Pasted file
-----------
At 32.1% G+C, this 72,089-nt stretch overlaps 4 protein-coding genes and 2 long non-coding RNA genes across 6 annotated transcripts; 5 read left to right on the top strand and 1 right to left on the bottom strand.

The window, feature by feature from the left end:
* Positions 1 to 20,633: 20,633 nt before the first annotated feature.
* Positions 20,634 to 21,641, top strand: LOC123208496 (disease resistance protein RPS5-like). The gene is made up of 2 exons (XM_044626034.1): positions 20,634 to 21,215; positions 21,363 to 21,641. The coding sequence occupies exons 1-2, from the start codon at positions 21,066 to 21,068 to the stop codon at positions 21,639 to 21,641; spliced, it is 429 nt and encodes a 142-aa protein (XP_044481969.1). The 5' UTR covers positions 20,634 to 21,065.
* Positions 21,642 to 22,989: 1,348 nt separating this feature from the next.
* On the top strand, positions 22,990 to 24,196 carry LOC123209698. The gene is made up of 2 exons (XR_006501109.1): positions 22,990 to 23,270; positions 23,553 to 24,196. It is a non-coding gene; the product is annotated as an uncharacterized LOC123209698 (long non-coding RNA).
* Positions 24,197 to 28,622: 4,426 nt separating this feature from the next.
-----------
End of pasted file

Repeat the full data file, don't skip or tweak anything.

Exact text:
At 32.1% G+C, this 72,089-nt stretch overlaps 4 protein-coding genes and 2 long non-coding RNA genes across 6 annotated transcripts; 5 read left to right on the top strand and 1 right to left on the bottom strand.

The window, feature by feature from the left end:
* Positions 1 to 20,633: 20,633 nt before the first annotated feature.
* Positions 20,634 to 21,641, top strand: LOC123208496 (disease resistance protein RPS5-like). The gene is made up of 2 exons (XM_044626034.1): positions 20,634 to 21,215; positions 21,363 to 21,641. The coding sequence occupies exons 1-2, from the start codon at positions 21,066 to 21,068 to the stop codon at positions 21,639 to 21,641; spliced, it is 429 nt and encodes a 142-aa protein (XP_044481969.1). The 5' UTR covers positions 20,634 to 21,065.
* Positions 21,642 to 22,989: 1,348 nt separating this feature from the next.
* On the top strand, positions 22,990 to 24,196 carry LOC123209698. The gene is made up of 2 exons (XR_006501109.1): positions 22,990 to 23,270; positions 23,553 to 24,196. It is a non-coding gene; the product is annotated as an uncharacterized LOC123209698 (long non-coding RNA).
* Positions 24,197 to 28,622: 4,426 nt separating this feature from the next.